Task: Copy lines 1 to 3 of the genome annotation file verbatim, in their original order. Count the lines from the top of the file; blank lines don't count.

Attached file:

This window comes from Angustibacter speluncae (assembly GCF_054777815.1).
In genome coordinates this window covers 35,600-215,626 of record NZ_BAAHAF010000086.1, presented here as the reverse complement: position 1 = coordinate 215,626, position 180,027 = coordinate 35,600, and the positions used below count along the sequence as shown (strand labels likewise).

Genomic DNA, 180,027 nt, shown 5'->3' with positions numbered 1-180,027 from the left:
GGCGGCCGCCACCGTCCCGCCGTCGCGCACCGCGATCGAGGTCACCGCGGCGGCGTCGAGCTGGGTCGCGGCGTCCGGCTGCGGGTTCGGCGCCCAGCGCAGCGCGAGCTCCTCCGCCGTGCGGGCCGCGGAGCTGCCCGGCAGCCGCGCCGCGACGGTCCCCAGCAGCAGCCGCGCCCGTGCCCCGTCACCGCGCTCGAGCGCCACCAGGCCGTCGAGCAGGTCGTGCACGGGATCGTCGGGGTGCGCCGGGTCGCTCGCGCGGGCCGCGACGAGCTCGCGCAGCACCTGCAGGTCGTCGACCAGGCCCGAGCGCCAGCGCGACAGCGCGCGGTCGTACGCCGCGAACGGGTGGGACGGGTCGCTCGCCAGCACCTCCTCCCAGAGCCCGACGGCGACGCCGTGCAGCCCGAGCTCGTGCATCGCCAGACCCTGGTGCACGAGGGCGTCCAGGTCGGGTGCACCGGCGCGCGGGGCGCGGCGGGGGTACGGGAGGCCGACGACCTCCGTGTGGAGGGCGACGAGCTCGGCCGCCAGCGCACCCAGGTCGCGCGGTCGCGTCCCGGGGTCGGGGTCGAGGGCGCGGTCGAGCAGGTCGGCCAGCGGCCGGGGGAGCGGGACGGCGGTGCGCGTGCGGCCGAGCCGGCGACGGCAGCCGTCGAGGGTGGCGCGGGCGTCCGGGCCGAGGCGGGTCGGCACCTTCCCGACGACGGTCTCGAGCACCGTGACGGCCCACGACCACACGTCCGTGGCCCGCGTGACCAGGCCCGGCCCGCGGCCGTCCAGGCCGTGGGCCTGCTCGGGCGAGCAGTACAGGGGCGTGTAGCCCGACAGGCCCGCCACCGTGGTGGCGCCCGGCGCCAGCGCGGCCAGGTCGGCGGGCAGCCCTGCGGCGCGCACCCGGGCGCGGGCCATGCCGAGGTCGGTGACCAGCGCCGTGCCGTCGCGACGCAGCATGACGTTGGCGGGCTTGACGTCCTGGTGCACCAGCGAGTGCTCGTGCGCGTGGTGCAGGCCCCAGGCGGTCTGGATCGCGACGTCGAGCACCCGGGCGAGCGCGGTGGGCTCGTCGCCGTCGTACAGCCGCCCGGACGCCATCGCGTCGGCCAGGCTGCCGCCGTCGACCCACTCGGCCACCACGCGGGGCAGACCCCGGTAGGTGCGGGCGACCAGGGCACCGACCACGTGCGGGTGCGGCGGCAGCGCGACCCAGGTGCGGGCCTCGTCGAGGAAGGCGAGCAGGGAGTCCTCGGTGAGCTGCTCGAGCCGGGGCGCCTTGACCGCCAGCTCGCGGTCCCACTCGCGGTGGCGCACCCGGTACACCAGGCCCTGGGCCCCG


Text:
This window comes from Angustibacter speluncae (assembly GCF_054777815.1).
In genome coordinates this window covers 35,600-215,626 of record NZ_BAAHAF010000086.1, presented here as the reverse complement: position 1 = coordinate 215,626, position 180,027 = coordinate 35,600, and the positions used below count along the sequence as shown (strand labels likewise).

Genomic DNA, 180,027 nt, shown 5'->3' with positions numbered 1-180,027 from the left: